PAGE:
The Blink Water Grotto Ravine
And so I found myself back in Cape Town at the height of Summer, both Parkrun weekends SNAFUd, no races on the calendar, or none that I could get to and therefore I did what I did last time, I decided to climb the mountain. Table Mountain. This fcker. But not this route, not again!
After the fun? No, that’s not the right word. Out of the terror of climbing the India Venster route at the tail end of 2018 I asked for something new. Platteklip Gorge was mentioned, but then discounted as it was “too easy”. Skeleton Gorge too, that was also “too easy.” Okay, I said, something not “too easy” but also something with more scrambling than climbing. I didn’t want the steel staples and chains of India Venster, but I also didn’t want to just walk up to the top. I was offered “Blink Water Grotto Ravine.”
Blink Water Grotto Ravine is apparently, from what I was told, and this may not stand up to scrutiny, the route carved out of the side of the mountain by the rain water that comes down from the top. It erodes the soil, the rocks, causing unstable rock formations, tumbling boulders and me to clench uncontrollably in the nethers. Still, apparently there was no climbing at all, so I was happy to go with it. And yes, that is pretty much what I will have on my tombstone. No body though. As they probably won’t find it.
630am and I drove to the foot of Table Mountain, walked up to the start of the trail and was overjoyed to discover that since 1982 the route has been officially closed as the path was severely damaged by a huge downpour of rain and considered unstable. Hence the sign.
What this meant in practice was 2 things: 1. We would not be seeing anyone else on the route. This can be a good thing, as it removes the chance of being embarrassed when stuck on a ledge. But also, 2, and we discovered this early on, that the route was almost completely overgrown in places. And by early on, I mean within the first 10 yards.
The vegetation, as I look back from the point of surviving the climb, was very different depending on where you were on the mountain. At some points, early on at least, it was the sparse long grass and dry trees of the lower extremes, dried by the African sun and out of the shade of the table top. These worked as some sort of hand hold, or anchor as we started up the route, but before long the fog blanketed us. There was no view, just us and the mountain.
The vegetation then changed, to thick, coarse brambles and thorn bushes, all lower than knee height, that scratched the hell out of us, and left us bleeding from numerous lacerations as we scrambled over boulders leading up to the cairn, and the first climb.
Looking into the void over my shoulder it was just one climb, and no staples or chains needed. It was an up, footholds needed to reach a ledge, then a 10 foot free climb, for which I was glad of the gloves I brought with me, that I had bought for an OCR season I didn’t run. I was scared, as always, the drop would have damaged me quite irreparably, but the fog behind us hid the height from my view, I could only fall as far as I could see. Some cold comfort, but it inspired me to flop onto the top of the boulder unceremoniously on my belly, like a fish landed on the riverbank, floundering and flapping to get up to celebrate the trickiest part of the day.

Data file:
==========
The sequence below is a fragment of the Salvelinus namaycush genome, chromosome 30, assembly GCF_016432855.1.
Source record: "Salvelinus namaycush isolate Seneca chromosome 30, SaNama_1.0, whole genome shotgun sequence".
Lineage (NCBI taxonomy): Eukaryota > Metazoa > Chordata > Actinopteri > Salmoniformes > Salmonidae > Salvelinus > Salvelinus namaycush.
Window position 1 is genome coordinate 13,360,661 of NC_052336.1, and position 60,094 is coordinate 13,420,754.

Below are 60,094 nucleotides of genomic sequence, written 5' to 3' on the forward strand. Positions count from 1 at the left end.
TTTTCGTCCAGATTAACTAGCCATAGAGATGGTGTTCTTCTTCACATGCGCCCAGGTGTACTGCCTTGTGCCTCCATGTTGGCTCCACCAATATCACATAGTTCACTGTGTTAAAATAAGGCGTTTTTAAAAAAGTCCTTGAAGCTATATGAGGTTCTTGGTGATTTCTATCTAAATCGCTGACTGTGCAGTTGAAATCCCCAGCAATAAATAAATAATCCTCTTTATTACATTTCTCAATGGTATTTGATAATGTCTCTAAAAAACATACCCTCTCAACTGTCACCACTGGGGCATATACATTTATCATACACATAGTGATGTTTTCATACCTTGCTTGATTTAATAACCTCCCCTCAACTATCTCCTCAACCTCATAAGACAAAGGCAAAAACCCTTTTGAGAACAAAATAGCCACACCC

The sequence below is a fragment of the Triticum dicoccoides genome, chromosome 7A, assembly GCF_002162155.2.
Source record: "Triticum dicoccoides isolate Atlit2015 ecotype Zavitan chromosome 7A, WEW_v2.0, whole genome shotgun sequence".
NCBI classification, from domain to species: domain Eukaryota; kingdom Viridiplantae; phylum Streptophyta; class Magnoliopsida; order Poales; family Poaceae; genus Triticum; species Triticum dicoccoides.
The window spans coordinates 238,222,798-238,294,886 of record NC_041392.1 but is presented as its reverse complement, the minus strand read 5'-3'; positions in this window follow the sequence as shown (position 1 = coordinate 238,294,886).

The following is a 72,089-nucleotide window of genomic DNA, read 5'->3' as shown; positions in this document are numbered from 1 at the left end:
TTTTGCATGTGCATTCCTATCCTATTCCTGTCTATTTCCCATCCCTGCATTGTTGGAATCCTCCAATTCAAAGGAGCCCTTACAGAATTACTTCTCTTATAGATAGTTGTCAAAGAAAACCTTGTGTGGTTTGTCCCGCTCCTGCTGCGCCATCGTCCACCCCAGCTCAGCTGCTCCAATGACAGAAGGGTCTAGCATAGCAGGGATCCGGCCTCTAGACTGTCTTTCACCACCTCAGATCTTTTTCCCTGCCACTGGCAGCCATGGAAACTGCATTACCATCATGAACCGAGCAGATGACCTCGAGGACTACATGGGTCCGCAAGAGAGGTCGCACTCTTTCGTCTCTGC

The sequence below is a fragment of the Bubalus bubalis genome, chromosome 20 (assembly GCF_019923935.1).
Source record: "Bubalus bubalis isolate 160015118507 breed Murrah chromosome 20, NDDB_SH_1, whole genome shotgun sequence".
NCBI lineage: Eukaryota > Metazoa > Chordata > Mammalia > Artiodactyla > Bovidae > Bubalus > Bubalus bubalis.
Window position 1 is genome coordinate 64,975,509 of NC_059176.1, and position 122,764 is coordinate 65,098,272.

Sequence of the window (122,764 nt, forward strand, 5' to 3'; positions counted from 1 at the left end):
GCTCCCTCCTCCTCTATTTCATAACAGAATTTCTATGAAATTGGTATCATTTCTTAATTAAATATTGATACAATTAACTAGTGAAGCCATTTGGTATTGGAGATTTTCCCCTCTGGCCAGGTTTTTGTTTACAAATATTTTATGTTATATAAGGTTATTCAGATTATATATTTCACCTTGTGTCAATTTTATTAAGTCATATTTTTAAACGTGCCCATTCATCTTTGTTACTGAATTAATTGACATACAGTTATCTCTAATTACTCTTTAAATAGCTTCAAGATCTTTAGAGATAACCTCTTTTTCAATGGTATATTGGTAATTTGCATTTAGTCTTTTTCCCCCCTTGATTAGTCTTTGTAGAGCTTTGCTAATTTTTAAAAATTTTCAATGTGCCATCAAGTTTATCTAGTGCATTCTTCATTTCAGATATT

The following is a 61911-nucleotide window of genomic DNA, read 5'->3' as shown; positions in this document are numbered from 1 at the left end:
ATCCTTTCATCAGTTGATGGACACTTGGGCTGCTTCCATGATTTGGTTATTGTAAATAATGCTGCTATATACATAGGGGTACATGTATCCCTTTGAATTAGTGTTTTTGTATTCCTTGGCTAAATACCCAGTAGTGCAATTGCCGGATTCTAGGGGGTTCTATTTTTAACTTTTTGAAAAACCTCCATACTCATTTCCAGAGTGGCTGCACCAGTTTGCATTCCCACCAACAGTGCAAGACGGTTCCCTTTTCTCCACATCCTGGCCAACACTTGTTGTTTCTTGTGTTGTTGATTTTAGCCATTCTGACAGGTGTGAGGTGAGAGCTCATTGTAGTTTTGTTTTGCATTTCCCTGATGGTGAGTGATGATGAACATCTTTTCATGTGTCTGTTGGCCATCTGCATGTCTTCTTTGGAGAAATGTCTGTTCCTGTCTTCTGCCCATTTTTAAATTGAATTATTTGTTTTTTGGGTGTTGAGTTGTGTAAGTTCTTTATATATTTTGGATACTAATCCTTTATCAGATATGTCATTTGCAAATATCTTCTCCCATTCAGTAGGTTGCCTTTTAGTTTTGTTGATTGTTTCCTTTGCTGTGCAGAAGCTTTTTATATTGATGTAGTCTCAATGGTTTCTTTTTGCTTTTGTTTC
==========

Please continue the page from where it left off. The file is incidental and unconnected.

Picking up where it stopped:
The climb was different to India Venster. It was much easier in terms of having very little climbing, but it was tough forcing our way through the brush. I would recommend it, but even my experienced tracker and guide got lost a few times, and why wouldn’t he? The route has been closed for 38 years.
Being in CT for 2 weekends meant I had options. The guide was leading a party up India Venster, but I was not emotionally, spiritually, or psychologically ready for that, so instead I took a slow climb to the top of Lion’s Head, and down again, just for the view.
NEXT UP: Well, it was supposed to be the Victoria Park Half
My plans are liquid this year, fluid? Damp? Moist? Whatever the description I use I have more of an amendable calendar. I have already cancelled a few races so I can focus on the ones I have, and focus more on the time distance PBs. With a mob (Moosenshoes, JenMo, and Caroline) running QEOP half the following week I decided to change my plans this weekend. Originally pencilled in to run the Victoria Park half, I decided against it and instead wanted to go for a twofer – Mile End parkrun (bringing me closer to 50 parkrun target for the year), and the RunThrough 5K, which starts 35 minutes after the half, and would have given me a chance to go for a distance PB at the venue of my last failed 5K PB attempt (with Lew and Essex Baz). However, with Storm Ciara forcing the UK to batten down the hatches, I instead opted for an 18K bimble during the storm on Monday, or a quarter of GMU45, as prep for, well, anything. 18KM in a storm, supposedly the worst for 7 years, that shut all the royal parks? Bring it on.